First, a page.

To add to the evidence base on causal linkages between health insurance coverage and health status, controlling for sociodemographic factors, by analyzing longitudinal data.
Secondary data from the Panel Study of Income Dynamics (PSID), 2009‐17, which is a longitudinal, multigenerational study covering a wide array of socioeconomic topics that began in 1968 but has only recently begun collecting useful information on individual health insurance.
2017 data on self‐reported health status, work limitations, and death were analyzed as outcomes based upon the degree of exposure to health insurance in 2011‐17. All variables were collected biannually for four years beginning in 2011. Having health insurance at each point in time was, in turn, modeled as a function of several sociodemographic factors.
Data were downloaded using the crosswalk tool available at the PSID website. Because individual health insurance questions were only asked of heads and spouses in households beginning in 2011, we analyzed only these records.
Among respondents who were not in fair or poor health in 2009, each additional 2 years of subsequent reported insurance coverage reduced the chance of reporting fair or poor health in 2017 by 10 percent; however, this effect was not present for black respondents.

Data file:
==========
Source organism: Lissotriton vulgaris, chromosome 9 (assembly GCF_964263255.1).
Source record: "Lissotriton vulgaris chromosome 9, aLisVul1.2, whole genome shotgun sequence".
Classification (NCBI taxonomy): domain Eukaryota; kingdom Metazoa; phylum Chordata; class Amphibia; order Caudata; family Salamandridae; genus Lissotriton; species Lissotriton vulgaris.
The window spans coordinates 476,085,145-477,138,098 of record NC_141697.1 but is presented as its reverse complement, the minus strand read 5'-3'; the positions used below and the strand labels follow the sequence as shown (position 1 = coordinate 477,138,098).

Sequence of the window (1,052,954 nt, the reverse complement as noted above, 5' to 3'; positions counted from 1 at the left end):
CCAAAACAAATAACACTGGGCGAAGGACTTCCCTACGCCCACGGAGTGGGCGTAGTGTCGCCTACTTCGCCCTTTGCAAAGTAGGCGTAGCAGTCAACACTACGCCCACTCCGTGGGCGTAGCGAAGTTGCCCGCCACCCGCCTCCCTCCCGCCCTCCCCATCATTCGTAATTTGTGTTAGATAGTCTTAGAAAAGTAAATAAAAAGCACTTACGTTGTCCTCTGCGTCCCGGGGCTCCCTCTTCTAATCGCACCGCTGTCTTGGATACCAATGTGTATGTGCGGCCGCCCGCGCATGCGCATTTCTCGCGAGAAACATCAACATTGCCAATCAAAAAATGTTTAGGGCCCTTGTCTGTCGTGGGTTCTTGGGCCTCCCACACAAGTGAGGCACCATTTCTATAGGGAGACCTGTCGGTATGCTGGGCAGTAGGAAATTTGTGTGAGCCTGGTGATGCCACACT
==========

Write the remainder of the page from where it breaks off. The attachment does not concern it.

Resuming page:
Our results suggest that the effect of health insurance on health status may compound over time, although unevenly by race. Since people who report fair or poor health status represent the bulk of utilization and spending, our findings provide evidence in support of viewing coverage expansions as investments that will pay dividends in the form of lower utilization over time. More work is needed to produce detailed estimates of cost savings, which may in turn influence policy, as well as to understand and address the source of racial disparity.